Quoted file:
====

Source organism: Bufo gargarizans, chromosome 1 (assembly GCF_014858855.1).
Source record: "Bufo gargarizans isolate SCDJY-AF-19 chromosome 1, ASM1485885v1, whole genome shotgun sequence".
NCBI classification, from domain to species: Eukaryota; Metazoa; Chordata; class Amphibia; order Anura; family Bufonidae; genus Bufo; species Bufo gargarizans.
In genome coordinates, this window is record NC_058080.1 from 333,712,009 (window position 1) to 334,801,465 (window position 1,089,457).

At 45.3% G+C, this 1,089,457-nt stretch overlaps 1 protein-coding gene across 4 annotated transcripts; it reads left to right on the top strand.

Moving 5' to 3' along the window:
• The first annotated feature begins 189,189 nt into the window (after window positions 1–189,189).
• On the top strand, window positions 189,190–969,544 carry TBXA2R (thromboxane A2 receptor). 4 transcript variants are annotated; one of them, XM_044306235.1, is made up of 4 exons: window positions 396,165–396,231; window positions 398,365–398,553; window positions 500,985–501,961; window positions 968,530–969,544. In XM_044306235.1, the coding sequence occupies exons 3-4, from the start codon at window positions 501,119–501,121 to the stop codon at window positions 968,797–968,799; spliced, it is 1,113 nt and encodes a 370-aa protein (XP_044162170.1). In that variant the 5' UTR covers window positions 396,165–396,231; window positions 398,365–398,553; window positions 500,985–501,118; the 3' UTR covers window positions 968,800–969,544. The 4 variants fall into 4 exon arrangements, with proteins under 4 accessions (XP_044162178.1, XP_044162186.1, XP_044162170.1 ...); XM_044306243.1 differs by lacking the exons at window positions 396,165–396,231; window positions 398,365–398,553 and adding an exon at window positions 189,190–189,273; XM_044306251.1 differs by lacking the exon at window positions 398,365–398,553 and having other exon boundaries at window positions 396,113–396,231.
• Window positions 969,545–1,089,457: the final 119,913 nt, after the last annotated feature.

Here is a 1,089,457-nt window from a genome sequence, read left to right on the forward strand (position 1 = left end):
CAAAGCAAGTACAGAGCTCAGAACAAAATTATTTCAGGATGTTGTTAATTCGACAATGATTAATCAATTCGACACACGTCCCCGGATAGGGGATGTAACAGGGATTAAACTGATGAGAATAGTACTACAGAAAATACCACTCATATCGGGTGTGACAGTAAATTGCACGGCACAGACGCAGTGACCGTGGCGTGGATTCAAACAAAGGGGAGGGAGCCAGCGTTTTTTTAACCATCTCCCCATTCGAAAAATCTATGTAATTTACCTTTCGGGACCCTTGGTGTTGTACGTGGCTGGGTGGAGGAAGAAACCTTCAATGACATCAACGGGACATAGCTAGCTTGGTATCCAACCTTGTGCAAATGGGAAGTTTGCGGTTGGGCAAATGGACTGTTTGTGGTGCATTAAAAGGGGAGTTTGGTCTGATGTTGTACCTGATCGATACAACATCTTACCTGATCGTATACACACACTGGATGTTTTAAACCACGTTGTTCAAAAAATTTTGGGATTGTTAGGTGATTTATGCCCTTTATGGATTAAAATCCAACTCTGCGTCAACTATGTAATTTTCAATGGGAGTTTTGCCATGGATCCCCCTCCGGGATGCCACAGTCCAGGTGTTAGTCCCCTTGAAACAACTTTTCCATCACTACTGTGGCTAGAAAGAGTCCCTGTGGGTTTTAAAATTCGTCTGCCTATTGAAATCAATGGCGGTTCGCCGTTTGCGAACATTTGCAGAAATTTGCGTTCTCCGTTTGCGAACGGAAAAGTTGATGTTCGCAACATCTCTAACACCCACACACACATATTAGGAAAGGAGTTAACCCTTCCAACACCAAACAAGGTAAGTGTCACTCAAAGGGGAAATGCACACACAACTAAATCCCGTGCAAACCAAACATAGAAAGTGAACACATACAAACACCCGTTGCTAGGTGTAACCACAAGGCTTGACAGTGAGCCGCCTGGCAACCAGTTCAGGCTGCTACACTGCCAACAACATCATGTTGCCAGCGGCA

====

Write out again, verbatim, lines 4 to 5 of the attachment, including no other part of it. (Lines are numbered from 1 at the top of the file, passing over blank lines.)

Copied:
In genome coordinates, this window is record NC_058080.1 from 333,712,009 (window position 1) to 334,801,465 (window position 1,089,457).

At 45.3% G+C, this 1,089,457-nt stretch overlaps 1 protein-coding gene across 4 annotated transcripts; it reads left to right on the top strand.